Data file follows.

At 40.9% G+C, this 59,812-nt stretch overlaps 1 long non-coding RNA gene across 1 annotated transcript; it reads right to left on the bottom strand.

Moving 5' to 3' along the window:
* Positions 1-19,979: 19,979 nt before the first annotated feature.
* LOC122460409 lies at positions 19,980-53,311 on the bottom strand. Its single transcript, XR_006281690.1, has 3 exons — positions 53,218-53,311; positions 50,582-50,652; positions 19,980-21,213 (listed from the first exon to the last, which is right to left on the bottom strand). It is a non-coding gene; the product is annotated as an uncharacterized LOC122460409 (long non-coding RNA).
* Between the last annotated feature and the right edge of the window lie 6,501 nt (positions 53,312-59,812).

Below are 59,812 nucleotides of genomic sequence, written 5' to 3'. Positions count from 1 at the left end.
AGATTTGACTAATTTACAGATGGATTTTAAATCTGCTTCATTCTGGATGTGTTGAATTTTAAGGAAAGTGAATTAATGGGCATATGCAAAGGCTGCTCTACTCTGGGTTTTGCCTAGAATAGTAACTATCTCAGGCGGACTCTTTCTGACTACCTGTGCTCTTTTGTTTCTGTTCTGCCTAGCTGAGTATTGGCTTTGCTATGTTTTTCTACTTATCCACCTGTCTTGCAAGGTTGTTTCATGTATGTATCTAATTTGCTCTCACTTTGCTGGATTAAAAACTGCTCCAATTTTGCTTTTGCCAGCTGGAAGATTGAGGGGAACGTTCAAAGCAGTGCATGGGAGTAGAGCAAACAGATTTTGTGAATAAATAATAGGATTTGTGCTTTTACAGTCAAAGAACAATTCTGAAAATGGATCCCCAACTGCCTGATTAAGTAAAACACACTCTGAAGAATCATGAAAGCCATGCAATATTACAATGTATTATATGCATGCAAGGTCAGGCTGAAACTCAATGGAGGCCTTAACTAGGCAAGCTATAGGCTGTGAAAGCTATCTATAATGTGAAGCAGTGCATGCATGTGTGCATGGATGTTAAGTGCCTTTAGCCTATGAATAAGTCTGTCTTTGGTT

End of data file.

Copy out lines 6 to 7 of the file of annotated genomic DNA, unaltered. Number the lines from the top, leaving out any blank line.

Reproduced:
Below are 59,812 nucleotides of genomic sequence, written 5' to 3'. Positions count from 1 at the left end.
AGATTTGACTAATTTACAGATGGATTTTAAATCTGCTTCATTCTGGATGTGTTGAATTTTAAGGAAAGTGAATTAATGGGCATATGCAAAGGCTGCTCTACTCTGGGTTTTGCCTAGAATAGTAACTATCTCAGGCGGACTCTTTCTGACTACCTGTGCTCTTTTGTTTCTGTTCTGCCTAGCTGAGTATTGGCTTTGCTATGTTTTTCTACTTATCCACCTGTCTTGCAAGGTTGTTTCATGTATGTATCTAATTTGCTCTCACTTTGCTGGATTAAAAACTGCTCCAATTTTGCTTTTGCCAGCTGGAAGATTGAGGGGAACGTTCAAAGCAGTGCATGGGAGTAGAGCAAACAGATTTTGTGAATAAATAATAGGATTTGTGCTTTTACAGTCAAAGAACAATTCTGAAAATGGATCCCCAACTGCCTGATTAAGTAAAACACACTCTGAAGAATCATGAAAGCCATGCAATATTACAATGTATTATATGCATGCAAGGTCAGGCTGAAACTCAATGGAGGCCTTAACTAGGCAAGCTATAGGCTGTGAAAGCTATCTATAATGTGAAGCAGTGCATGCATGTGTGCATGGATGTTAAGTGCCTTTAGCCTATGAATAAGTCTGTCTTTGGTT